Financial capability is fundamental for the financial well-being of both individuals and for the UK economy.
The Financial Services Authority (now known as the Financial Conduct Authority) conducted the first UK-wide financial capability survey in 2006 to capture how well people were managing their money. What stood out from the survey was that across all sections of society, large numbers of people were not taking basic steps to plan their finances, save sufficiently for the future, or set money aside for a rainy day. The survey also highlighted that people found it difficult to choose products that truly met their needs, putting them at greater risk of financial difficulty.
New research suggests that no real improvements had been made since then, and there is some evidence that consumer skills and knowledge has actually declined over the last decade. It is estimated that low levels of financial capability in the UK cost the economy £3.4 billion each year. That’s only one of the reasons why we are supporting the new Financial Capability Strategy, coordinated by the Money Advice Service.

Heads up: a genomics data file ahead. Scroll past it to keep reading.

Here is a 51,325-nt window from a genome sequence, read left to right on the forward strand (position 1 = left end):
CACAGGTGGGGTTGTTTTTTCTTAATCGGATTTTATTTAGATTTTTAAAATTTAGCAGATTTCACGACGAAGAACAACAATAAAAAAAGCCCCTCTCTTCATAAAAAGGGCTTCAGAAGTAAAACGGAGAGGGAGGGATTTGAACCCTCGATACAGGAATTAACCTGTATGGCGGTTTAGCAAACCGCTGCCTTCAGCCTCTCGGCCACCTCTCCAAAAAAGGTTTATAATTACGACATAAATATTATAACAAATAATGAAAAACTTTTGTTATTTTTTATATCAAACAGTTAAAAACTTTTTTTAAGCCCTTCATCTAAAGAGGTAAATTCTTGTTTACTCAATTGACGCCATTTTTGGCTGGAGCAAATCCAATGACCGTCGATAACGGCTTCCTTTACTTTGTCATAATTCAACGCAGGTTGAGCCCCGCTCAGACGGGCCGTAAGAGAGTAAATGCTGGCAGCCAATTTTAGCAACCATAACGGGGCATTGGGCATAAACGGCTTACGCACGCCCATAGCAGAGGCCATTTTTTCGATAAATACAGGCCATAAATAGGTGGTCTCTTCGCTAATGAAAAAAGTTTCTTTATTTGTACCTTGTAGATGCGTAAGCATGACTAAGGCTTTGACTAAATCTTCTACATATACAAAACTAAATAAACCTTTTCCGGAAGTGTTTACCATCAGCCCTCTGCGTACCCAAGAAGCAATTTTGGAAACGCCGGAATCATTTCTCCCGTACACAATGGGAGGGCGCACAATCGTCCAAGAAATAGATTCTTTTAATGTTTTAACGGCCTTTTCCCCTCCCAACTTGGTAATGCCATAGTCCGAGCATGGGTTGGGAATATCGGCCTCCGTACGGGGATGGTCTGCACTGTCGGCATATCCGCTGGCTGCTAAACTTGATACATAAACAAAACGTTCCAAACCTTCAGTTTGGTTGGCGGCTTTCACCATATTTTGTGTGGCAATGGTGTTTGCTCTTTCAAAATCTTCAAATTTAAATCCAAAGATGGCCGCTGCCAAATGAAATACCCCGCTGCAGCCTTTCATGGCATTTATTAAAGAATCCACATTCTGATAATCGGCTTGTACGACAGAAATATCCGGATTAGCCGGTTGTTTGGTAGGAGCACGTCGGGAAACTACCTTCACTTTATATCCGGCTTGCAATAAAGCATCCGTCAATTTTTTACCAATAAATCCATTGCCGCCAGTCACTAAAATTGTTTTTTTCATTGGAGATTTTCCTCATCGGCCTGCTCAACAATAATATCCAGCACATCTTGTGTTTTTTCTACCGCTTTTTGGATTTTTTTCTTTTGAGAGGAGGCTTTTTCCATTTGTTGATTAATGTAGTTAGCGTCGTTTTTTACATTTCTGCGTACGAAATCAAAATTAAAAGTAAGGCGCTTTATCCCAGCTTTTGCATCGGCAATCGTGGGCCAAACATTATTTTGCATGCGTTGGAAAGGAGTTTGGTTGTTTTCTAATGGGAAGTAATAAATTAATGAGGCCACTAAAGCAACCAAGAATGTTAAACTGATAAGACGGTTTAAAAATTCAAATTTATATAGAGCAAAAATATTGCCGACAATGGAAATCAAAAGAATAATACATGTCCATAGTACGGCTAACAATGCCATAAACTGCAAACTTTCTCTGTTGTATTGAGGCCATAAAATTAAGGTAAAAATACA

By developing and applying financial skills and knowledge, consumers can build savings, plan for retirement, avoid over-indebtedness and be financially resilient. Financial capability is made up of an individual’s knowledge, skills, confidence and motivation to manage money well. It includes understanding of financial products and terms, being able to use them appropriately, and having the confidence and motivation to do so. It is a contributing factor to one’s financial health and without it people may find it difficult to make the right choices for themselves and less able to cope with whatever life throws at them. By providing high quality and needs-led financial education services as people move through key life stages and trigger points, we can empower people to make the most of their money.
In November the Money Advice Service set out their strategy for improving the financial capability of people in the UK. The strategy sets out to improve people’s ability to manage money well day to day, prepare for and manage life events and deal with financial difficulty. The strategy also has a strong focus on building evidence of what works through strong evaluation of impact.
Through our work, the Financial Health Exchange aims to:
- improve people’s understanding of the root causes of poor financial capability
- build evidence of what works by measuring impact of interventions
- build capacity of organisations to assess service users’ needs and deliver the most appropriate interventions
- facilitate a coordinated funding framework for financial capability
- create a consistent policy environment by engaging the wider service sectors which affect people’s financial well-being, including local and national government, financial services and utilities providers, and providers of housing, health, education, advice and employability services.